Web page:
Chapuys never commented on George being particularly arrogant, save for saying that George was proud of his reformist views and couldn’t help but discuss them in public. In fact Chapuys was prepared to admit that George was always polite and courteous towards him, and showed him “fort grosse chiere” (great cheer),4 and that was coming from a man who really didn’t like the Boleyns.
Eustace Chapuys, imperial ambassador
Chapuys wrote at Catherine of Aragon’s death that he believed that both George and Thomas Boleyn were wishing Mary would join her mother:
“No words can the joy and delight that this King and the promoters of his concubinate have felt at the demise of the good Queen, especially the earl of Wilshire, and his son, who must have said to themselves, What a pity it was that the Princess had not kept her mother company.”5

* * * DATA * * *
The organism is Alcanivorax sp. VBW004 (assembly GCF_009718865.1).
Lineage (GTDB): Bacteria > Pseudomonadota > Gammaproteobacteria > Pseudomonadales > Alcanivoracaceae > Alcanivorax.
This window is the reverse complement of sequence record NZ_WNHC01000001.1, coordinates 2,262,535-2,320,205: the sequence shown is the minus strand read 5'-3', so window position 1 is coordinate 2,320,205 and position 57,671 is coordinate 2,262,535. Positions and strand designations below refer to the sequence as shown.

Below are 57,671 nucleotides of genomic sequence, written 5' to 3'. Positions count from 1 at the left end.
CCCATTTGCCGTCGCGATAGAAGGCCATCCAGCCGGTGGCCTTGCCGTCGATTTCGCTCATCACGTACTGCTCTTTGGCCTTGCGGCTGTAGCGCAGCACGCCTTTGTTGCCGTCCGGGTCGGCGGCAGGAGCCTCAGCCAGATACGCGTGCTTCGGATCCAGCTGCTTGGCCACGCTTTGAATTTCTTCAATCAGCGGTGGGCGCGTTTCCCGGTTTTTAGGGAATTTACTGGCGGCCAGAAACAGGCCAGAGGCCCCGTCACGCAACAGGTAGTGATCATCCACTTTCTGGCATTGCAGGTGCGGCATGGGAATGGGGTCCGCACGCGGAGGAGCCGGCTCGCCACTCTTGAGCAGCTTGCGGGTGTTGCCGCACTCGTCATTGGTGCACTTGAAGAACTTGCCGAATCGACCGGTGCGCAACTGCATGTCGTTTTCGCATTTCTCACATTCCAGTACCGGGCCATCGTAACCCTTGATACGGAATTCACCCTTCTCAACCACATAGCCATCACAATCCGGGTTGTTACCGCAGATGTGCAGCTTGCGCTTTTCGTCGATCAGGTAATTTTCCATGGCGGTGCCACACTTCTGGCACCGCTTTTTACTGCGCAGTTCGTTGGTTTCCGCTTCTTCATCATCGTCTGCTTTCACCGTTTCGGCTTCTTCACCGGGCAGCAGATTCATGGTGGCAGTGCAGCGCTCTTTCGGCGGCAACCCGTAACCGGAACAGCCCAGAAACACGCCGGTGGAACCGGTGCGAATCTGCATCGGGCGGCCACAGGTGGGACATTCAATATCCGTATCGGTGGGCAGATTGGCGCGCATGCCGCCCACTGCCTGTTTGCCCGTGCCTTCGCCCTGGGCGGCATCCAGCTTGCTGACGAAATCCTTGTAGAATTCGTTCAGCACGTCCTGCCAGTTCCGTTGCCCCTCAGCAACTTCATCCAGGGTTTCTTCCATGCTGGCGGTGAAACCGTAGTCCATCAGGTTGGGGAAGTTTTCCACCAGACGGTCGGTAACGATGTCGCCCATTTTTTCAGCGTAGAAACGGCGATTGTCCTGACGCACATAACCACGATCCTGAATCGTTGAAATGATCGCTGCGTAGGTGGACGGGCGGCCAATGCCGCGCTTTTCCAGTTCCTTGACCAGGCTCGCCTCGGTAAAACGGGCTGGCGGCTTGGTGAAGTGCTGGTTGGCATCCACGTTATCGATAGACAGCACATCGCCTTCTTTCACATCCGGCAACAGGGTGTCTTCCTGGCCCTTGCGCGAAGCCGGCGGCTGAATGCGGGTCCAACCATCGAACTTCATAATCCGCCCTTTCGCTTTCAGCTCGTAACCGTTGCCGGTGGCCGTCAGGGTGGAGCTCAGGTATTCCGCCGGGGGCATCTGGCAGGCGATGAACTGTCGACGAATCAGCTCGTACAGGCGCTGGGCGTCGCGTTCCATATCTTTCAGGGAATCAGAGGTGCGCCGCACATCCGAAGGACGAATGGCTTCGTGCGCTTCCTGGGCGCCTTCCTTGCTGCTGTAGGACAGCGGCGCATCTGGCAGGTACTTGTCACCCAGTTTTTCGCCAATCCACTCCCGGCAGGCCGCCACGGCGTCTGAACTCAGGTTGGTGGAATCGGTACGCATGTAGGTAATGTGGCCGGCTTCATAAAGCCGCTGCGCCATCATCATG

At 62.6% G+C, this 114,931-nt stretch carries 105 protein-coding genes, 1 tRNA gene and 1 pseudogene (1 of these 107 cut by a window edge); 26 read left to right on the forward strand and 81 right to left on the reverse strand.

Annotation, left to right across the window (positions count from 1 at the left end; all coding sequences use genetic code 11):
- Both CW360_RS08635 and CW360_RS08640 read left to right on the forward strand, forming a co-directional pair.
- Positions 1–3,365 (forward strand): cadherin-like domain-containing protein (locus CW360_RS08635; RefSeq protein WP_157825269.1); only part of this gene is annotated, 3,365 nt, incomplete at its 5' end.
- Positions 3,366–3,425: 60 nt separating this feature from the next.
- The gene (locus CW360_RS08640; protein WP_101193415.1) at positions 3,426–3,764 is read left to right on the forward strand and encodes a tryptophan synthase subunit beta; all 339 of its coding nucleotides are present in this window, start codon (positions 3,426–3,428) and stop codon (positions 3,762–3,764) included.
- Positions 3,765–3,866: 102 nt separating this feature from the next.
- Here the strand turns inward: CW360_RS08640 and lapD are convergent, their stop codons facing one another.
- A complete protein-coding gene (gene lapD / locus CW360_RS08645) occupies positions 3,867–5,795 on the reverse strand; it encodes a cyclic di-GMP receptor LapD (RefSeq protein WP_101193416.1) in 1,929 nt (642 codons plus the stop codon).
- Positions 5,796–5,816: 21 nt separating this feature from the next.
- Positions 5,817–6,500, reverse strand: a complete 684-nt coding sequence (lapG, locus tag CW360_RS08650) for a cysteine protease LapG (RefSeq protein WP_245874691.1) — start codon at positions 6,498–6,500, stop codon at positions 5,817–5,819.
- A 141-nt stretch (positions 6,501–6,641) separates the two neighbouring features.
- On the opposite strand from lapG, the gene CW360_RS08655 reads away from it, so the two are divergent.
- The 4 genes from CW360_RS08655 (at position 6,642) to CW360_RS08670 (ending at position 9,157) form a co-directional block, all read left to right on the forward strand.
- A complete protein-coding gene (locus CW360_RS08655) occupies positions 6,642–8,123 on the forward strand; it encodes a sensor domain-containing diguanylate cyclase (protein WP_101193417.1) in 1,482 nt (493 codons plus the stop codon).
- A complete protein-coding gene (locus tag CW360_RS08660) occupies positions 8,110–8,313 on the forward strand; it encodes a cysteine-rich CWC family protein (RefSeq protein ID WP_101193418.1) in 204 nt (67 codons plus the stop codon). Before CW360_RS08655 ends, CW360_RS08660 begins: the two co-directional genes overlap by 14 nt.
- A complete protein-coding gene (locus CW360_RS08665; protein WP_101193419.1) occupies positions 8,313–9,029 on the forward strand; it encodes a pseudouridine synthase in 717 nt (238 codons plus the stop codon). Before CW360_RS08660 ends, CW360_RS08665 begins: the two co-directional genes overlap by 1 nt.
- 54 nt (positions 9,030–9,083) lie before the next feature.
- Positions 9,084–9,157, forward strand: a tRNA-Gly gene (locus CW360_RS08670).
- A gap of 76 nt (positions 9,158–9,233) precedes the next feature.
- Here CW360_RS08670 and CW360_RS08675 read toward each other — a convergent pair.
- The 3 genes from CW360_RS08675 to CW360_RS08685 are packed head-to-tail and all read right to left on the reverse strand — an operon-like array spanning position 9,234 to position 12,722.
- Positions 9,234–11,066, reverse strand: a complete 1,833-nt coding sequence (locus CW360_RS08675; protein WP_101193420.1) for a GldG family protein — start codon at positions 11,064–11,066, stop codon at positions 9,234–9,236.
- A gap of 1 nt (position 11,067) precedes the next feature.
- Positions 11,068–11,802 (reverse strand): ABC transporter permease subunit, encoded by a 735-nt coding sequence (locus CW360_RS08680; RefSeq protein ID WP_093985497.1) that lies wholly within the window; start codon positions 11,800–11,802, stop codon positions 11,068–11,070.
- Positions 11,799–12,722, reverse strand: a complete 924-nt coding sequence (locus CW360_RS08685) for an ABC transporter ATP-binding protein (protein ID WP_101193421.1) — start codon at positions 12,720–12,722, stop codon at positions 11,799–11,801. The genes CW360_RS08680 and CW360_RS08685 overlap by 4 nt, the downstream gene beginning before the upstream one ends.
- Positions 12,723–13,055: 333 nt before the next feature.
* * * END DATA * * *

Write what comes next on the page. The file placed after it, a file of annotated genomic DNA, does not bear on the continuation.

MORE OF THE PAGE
This is often interpreted as Thomas and George saying that this was what they wished for. In fact, that’s not what Chapuys said. Chapuys quite clearly says that they “must have said to themselves”. It is Chapuys believing that this is what they wanted, and that is very different to George and Thomas actually saying it.
Chapuys also wrote that George and Norfolk had criticised Anne Shelton for showing Mary too much respect, and that she should be treated like the bastard she was:
“The duke of Norfolk and Anne’s brother lately reprimanded her for behaving to the Princess with too much respect and kindness, saying that she ought only to be treated as a bastard.”6
This is unpleasant for sure, but on whose instructions were these orders given? Does anyone seriously think that Norfolk and George travelled to Hatfield of their own volition to give these orders regarding the King’s daughter?
George as Lord Warden of the Cinque Ports